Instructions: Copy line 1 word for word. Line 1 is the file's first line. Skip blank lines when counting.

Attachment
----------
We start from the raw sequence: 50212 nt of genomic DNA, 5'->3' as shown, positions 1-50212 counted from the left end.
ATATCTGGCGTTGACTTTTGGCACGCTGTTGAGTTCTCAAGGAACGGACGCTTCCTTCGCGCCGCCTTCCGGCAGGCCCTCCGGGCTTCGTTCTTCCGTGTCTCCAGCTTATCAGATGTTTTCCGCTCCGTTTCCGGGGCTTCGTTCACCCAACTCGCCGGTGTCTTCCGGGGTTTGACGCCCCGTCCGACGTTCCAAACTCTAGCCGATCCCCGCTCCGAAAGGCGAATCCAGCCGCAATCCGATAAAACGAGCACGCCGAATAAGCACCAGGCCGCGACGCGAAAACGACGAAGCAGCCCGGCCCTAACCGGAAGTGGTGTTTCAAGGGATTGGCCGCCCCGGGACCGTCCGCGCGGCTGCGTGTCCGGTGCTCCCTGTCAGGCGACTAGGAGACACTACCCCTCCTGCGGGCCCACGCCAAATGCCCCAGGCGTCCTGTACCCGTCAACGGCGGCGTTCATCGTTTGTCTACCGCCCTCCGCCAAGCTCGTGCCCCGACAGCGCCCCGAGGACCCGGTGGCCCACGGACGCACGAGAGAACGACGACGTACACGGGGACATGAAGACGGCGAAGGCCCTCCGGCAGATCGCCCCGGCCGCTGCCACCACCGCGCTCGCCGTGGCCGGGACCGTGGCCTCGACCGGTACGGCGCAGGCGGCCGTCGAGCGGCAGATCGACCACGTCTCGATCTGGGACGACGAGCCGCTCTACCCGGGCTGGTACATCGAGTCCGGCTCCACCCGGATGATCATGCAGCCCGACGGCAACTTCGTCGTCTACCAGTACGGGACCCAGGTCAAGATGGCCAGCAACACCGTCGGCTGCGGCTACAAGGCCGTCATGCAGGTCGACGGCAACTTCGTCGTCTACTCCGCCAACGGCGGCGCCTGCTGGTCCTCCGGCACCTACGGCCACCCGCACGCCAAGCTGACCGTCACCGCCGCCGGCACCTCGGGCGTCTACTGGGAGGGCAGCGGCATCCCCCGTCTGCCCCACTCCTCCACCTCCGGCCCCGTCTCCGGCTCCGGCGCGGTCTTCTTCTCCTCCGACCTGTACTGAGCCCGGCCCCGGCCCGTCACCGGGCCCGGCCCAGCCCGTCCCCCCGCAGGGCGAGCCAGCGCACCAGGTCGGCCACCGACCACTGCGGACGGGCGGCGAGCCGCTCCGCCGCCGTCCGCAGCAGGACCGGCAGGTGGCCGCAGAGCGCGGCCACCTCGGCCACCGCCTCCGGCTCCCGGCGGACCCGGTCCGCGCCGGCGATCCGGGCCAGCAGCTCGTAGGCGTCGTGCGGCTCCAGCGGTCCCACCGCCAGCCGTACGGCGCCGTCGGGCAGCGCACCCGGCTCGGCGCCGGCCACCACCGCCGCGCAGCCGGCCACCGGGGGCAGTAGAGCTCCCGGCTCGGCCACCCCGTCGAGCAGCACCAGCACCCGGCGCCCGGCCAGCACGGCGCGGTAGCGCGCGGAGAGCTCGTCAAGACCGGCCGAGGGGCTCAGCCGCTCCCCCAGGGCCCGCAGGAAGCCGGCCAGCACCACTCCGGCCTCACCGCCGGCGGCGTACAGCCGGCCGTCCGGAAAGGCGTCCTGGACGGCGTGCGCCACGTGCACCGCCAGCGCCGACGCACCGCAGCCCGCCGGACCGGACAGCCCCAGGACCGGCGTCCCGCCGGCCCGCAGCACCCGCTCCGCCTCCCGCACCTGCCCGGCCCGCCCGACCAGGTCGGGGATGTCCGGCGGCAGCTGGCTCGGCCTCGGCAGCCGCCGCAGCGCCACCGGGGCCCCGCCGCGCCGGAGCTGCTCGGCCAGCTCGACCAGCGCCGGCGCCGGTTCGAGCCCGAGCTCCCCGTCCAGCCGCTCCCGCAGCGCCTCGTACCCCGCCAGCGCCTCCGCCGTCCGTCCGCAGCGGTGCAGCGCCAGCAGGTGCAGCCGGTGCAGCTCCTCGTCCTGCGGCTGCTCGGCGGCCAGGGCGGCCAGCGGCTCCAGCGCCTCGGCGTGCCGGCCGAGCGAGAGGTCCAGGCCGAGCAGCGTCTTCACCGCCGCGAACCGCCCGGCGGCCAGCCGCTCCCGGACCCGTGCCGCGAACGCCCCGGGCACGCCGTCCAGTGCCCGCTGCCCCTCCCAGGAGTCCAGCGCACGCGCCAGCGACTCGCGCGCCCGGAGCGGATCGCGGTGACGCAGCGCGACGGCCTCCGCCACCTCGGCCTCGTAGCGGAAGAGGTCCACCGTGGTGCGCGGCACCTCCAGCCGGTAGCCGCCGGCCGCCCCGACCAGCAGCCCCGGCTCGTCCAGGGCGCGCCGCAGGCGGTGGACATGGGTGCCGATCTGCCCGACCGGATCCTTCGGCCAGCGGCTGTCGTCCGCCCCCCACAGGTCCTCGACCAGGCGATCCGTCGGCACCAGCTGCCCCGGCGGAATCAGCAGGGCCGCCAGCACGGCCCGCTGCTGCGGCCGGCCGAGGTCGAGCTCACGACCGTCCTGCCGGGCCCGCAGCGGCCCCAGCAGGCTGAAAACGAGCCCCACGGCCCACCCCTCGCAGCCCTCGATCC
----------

We start from the raw sequence: 50212 nt of genomic DNA, 5'->3' as shown, positions 1-50212 counted from the left end.